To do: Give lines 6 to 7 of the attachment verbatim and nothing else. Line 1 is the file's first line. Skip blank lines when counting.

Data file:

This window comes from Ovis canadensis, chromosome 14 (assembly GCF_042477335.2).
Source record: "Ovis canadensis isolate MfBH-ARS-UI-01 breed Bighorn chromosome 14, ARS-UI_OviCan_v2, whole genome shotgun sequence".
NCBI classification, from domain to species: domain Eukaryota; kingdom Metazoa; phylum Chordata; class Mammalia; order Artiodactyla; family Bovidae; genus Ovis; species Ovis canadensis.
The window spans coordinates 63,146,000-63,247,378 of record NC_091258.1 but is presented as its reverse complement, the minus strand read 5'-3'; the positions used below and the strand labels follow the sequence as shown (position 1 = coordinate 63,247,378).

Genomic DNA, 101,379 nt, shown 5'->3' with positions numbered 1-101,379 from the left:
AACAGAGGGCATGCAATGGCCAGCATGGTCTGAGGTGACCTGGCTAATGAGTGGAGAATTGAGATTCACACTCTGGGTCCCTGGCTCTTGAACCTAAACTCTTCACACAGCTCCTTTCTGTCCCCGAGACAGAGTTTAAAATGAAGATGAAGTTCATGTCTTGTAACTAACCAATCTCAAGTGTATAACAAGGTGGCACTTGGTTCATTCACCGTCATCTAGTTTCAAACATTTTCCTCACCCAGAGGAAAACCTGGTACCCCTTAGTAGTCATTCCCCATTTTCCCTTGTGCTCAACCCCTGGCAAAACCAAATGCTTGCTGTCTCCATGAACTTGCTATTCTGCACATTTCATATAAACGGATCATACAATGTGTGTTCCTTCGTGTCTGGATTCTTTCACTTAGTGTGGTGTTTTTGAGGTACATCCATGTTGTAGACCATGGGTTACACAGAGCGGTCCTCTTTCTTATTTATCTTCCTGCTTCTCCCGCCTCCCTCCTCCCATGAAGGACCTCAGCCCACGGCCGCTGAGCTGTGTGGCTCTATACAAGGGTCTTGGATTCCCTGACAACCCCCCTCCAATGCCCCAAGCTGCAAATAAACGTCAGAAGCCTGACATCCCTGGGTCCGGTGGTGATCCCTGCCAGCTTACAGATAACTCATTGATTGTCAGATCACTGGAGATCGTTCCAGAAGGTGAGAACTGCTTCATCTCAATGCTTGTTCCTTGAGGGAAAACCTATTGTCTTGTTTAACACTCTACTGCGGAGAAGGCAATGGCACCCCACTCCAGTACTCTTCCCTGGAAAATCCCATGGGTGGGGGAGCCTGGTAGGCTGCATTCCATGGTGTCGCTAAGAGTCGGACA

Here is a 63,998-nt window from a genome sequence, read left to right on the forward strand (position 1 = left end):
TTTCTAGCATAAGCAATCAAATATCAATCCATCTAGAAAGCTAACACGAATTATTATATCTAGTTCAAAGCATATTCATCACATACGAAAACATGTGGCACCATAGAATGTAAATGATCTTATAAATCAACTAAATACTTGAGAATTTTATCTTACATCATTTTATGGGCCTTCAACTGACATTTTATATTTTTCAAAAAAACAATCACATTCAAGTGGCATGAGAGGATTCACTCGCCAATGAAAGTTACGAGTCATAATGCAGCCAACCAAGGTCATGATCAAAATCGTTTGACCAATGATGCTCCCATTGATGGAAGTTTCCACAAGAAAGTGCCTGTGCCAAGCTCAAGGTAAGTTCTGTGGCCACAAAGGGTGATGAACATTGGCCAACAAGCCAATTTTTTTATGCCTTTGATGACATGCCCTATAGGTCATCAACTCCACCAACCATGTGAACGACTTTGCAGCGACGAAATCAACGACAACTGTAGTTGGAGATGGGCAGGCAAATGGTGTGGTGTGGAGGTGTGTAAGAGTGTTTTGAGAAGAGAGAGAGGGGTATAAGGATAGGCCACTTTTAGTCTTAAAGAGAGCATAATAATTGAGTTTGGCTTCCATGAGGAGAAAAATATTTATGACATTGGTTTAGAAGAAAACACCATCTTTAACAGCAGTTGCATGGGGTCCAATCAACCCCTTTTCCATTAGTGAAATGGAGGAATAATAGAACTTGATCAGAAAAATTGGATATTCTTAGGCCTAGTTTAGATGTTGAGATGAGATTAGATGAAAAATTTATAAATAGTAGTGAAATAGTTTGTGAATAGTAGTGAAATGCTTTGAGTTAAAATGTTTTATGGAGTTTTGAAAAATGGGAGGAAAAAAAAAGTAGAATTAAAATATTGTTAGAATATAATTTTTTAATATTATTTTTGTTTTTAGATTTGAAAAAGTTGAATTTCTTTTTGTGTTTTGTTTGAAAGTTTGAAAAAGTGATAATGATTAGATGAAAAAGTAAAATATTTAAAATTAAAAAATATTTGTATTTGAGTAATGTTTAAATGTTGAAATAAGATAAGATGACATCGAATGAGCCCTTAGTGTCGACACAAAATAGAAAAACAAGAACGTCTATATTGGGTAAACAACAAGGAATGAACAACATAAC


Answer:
AACAGAGGGCATGCAATGGCCAGCATGGTCTGAGGTGACCTGGCTAATGAGTGGAGAATTGAGATTCACACTCTGGGTCCCTGGCTCTTGAACCTAAACTCTTCACACAGCTCCTTTCTGTCCCCGAGACAGAGTTTAAAATGAAGATGAAGTTCATGTCTTGTAACTAACCAATCTCAAGTGTATAACAAGGTGGCACTTGGTTCATTCACCGTCATCTAGTTTCAAACATTTTCCTCACCCAGAGGAAAACCTGGTACCCCTTAGTAGTCATTCCCCATTTTCCCTTGTGCTCAACCCCTGGCAAAACCAAATGCTTGCTGTCTCCATGAACTTGCTATTCTGCACATTTCATATAAACGGATCATACAATGTGTGTTCCTTCGTGTCTGGATTCTTTCACTTAGTGTGGTGTTTTTGAGGTACATCCATGTTGTAGACCATGGGTTACACAGAGCGGTCCTCTTTCTTATTTATCTTCCTGCTTCTCCCGCCTCCCTCCTCCCATGAAGGACCTCAGCCCACGGCCGCTGAGCTGTGTGGCTCTATACAAGGGTCTTGGATTCCCTGACAACCCCCCTCCAATGCCCCAAGCTGCAAATAAACGTCAGAAGCCTGACATCCCTGGGTCCGGTGGTGATCCCTGCCAGCTTACAGATAACTCATTGATTGTCAGATCACTGGAGATCGTTCCAGAAGGTGAGAACTGCTTCATCTCAATGCTTGTTCCTTGAGGGAAAACCTATTGTCTTGTTTAACACTCTACTGCGGAGAAGGCAATGGCACCCCACTCCAGTACTCTTCCCTGGAAAATCCCATGGGTGGGGGAGCCTGGTAGGCTGCATTCCATGGTGTCGCTAAGAGTCGGACA

Here is a 63,998-nt window from a genome sequence, read left to right on the forward strand (position 1 = left end):